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EU to give internet firms 1 hour to remove extremist content

EU to give internet firms 1 hour to remove extremist content

Technology
European authorities are planning to slap internet companies like Google, Twitter and Facebook with big fines if they don't take down extremist content within one hour. European Commission President Jean-Claude Juncker said in a speech Wednesday that the Commission is proposing the new rules as part of efforts to step up the bloc's security. He said that removing material within an hour is important because it's "the critical window in which the greatest damage is done." The EU's executive body said "propaganda that prepares, incites or glorifies acts of terrorism" must be taken offline. Content would be flagged up by national authorities, who would issue removal orders to the internet companies hosting it. Those companies would be given one hour to delete it. The proposal , which still ...
France aims to control Google content globally

France aims to control Google content globally

Technology
France is headed to the European Court of Justice to establish whether it can force companies such as Google to de-list search results globally. France's data regulator is seeking clarification on whether material removed under the "right to be forgotten" (RTBF) law should only be removed within France or if it should be de-listed on every Google domain.RTBF was established in 2014 when a man called Mario Costeja complained that searching for his name on Google returned out-of-date material about an unsettled debt and didn't reveal that his debt was settled.He won his case, and now the RTBF allows ordinary people to demand that Google amends its search results and de-lists links to "inadequate, irrelevant or [...] excessive" information. Although the material itself remains...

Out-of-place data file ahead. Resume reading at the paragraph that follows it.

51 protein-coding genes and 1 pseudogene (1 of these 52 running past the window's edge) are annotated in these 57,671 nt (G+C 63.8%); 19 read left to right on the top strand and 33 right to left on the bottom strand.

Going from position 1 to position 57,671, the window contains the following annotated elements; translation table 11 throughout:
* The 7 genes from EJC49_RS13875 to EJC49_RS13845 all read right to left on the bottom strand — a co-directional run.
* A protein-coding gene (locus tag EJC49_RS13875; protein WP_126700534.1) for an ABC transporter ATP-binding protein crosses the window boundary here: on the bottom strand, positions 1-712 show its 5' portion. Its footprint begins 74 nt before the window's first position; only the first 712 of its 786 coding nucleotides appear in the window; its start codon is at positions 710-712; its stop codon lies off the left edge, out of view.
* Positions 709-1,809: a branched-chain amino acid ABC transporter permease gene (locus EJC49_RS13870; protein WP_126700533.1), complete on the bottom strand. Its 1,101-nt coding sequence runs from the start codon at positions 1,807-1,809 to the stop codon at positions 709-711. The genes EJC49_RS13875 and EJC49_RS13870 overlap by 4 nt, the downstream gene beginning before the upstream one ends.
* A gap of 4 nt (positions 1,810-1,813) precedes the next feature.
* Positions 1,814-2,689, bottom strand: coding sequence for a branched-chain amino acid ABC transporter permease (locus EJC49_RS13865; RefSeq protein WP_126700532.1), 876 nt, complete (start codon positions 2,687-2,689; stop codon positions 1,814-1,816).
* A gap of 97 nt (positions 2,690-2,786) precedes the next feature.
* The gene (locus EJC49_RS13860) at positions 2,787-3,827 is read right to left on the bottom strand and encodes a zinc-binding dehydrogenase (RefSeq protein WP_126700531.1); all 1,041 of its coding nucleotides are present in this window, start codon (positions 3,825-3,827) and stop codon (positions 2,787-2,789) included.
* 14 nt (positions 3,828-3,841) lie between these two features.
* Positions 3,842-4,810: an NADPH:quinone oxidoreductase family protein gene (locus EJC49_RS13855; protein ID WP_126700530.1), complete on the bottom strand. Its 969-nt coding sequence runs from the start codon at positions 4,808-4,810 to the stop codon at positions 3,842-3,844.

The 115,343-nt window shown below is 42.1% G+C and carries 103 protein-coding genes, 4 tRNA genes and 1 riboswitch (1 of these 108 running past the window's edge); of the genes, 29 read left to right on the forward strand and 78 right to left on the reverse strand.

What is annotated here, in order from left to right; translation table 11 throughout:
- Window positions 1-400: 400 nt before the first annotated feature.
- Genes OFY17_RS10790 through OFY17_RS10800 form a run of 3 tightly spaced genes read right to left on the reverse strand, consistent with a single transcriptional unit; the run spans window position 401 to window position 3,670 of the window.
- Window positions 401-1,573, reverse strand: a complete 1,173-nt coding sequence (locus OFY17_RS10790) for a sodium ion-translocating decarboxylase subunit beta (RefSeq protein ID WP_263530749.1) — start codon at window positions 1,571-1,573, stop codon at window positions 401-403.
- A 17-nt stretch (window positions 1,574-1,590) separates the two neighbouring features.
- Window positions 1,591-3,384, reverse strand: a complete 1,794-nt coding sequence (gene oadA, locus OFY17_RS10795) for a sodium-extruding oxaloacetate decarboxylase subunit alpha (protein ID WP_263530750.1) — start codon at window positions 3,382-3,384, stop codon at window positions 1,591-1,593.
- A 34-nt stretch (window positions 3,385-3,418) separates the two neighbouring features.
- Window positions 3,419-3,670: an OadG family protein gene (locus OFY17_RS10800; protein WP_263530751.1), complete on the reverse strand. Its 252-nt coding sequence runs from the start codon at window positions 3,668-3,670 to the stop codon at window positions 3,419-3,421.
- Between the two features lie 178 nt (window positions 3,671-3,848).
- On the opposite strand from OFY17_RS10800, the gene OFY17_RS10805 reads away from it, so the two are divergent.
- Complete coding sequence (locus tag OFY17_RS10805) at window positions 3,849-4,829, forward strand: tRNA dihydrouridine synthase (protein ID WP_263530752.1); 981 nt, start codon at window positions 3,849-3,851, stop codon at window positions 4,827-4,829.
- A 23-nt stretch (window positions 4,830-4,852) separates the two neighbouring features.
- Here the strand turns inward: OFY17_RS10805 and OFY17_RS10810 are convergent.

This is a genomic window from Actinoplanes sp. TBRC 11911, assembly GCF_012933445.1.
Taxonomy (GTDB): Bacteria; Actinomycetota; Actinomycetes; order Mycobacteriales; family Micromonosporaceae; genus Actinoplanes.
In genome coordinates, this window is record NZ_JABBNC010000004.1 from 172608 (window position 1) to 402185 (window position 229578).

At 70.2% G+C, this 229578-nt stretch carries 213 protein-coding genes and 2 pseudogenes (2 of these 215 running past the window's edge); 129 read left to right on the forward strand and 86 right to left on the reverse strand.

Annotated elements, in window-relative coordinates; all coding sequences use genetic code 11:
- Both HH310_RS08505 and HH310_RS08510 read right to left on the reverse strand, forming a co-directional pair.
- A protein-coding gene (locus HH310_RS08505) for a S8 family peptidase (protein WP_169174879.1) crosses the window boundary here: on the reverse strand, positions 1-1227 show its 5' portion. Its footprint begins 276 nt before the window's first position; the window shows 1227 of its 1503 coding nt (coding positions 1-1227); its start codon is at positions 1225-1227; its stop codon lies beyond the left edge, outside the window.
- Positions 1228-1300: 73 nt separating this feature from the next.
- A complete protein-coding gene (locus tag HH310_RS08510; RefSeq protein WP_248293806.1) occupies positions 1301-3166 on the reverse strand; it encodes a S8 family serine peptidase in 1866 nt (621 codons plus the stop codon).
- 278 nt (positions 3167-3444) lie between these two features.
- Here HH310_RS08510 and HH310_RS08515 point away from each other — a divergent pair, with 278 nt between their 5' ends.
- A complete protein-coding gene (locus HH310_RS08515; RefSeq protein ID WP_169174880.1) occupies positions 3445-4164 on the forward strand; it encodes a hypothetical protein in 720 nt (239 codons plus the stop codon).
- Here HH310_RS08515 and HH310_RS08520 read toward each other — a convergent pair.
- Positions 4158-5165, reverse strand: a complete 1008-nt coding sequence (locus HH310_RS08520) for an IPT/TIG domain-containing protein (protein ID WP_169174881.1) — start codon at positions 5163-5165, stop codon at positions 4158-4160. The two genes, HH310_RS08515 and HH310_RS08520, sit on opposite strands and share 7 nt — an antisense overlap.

Facebook to promote local news in drive for 'trusted' content

Facebook to promote local news in drive for 'trusted' content

Technology
Facebook says it is changing the way its news delivery service works by focusing on local news sources in its drive for "high quality" content."Local news helps us understand the issues that matter in our communities," explained chief executive Mark Zuckerberg on his page on Monday.The update will initially apply to the US before it is rolled out more widely.It comes after Facebook announced that it was making posts from businesses, brands and media less prominent."Starting today, we're going to show more stories from news sources in your local town or city," Mr Zuckerberg said in his post. "If you follow a local publisher or if someone shares a local story, it may show up higher in News Feed," he added. Mr Zuckerberg said that Facebook users who are made aware of what is happening in thei...